Florida voters have sent a Lebanese American woman to Congress — a 5-foot-tall powerhouse Democrat who beat out a Latino Republican in a hotly contested Midterm race.
Donna Shalala, 77, is the second Lebanese American woman to hold a seat in U.S. Congress. The first was Ohio congresswoman Mary Rose Oakar, who served from 1977 to 1993.
Shalala is arguably one of the most qualified freshman members of Congress. She previously served as U.S. Secretary of Health and Human Services under President Bill Clinton, and as president of the University of Miami from 2001 to 2015.
The political veteran and fierce Trump critic beat her Republican opponent Maria Elvira Salazar with 51.7 percent of the vote.
“Mr. President, ready or not here we come,” Shalala told supporters during a victory speech in Florida. “Tonight I want you to hear a message of unity.”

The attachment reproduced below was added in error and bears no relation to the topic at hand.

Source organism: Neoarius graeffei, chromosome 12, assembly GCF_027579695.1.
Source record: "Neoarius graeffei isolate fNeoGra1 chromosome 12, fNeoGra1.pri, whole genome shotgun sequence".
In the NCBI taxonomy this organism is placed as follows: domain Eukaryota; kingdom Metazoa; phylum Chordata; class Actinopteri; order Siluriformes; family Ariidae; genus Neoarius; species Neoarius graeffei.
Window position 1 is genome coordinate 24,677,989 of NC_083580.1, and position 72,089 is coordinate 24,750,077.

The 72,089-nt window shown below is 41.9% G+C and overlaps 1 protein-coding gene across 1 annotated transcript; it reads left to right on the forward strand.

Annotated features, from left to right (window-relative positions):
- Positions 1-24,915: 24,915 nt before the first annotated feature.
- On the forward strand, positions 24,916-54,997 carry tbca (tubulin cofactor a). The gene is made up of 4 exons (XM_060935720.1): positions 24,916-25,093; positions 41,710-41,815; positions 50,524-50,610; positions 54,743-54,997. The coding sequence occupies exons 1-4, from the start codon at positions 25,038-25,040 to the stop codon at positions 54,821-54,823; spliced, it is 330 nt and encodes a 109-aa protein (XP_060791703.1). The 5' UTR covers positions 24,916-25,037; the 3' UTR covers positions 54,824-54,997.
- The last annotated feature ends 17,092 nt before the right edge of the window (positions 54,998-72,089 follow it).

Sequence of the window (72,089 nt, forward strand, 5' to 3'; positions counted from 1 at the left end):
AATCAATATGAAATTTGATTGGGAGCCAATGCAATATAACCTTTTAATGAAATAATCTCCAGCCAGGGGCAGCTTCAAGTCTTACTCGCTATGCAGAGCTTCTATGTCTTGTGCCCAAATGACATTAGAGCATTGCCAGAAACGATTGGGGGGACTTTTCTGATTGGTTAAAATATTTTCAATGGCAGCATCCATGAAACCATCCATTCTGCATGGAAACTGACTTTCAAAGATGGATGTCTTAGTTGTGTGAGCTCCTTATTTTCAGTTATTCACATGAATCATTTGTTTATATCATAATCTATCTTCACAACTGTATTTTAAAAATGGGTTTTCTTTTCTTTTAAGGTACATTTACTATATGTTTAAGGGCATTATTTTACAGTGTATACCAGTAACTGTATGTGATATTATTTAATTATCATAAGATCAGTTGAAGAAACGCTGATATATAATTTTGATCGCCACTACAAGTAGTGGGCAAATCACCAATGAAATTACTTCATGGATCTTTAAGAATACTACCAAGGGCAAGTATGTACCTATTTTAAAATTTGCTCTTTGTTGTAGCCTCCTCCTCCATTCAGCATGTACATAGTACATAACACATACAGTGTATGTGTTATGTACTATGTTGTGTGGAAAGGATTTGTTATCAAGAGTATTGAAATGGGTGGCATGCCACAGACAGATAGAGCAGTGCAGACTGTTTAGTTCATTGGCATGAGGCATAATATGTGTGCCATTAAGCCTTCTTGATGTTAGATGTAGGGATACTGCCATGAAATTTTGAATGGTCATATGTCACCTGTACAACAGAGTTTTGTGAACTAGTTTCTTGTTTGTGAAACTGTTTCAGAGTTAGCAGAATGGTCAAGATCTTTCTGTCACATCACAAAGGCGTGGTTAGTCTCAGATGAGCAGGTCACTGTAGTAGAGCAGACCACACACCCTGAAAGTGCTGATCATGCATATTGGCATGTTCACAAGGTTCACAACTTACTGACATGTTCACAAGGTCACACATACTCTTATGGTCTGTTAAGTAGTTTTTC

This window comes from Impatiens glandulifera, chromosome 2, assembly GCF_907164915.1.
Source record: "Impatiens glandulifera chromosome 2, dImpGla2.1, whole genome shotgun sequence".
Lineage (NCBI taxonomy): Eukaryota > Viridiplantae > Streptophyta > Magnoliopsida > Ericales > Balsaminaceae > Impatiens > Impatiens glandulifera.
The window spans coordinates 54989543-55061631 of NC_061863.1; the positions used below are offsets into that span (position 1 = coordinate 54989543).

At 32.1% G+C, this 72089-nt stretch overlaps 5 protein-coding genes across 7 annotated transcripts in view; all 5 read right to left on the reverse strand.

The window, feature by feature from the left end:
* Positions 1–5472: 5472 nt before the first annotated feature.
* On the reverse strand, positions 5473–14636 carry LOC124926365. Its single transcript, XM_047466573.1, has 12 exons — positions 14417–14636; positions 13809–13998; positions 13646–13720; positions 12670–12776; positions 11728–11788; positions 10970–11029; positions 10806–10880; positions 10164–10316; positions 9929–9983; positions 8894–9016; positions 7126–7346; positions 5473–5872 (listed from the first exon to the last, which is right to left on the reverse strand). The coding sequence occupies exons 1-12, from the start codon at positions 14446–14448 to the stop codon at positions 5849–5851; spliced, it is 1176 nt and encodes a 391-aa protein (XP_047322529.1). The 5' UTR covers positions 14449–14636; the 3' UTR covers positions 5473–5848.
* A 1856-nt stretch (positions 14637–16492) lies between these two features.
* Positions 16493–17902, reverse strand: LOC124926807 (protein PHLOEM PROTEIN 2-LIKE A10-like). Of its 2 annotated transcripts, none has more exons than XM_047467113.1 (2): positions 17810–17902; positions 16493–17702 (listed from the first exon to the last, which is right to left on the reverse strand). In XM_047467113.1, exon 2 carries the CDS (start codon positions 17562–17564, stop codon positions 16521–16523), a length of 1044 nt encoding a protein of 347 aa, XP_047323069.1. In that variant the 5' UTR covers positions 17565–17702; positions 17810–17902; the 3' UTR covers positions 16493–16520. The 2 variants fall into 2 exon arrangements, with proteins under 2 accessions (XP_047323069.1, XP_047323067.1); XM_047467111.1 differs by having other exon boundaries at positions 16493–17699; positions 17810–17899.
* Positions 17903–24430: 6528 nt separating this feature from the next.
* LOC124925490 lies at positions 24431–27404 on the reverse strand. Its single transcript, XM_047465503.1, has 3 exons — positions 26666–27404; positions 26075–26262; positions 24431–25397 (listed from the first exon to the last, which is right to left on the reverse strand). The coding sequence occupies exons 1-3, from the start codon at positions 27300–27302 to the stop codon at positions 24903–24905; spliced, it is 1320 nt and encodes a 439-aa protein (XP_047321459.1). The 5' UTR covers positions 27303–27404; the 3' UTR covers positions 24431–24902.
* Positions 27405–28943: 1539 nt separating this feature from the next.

Shalala was born in Cleveland to a Maronite Catholic Lebanese family — the daughter of Edna Smith and James Abraham Shalala. Her mother, a prominent Ohio attorney, practiced law for 50 years before retiring at age 91.
Her mother is recognized in Ohio as the first female attorney of Lebanese descent to practice law in Cleveland. Shalala, who will serve a large Latino population in her district, told NBC News she has an “extensive network of cousins throughout Latin America.”
“Lebanon has a long history of migration to the Americas, so while her grandparents settled in Miami at the turn of the century, their brothers and sisters settled in Cuba, Brazil, and Mexico,” NBC News reported.
Shalala will be sworn in Jan. 3 in Washington, D.C.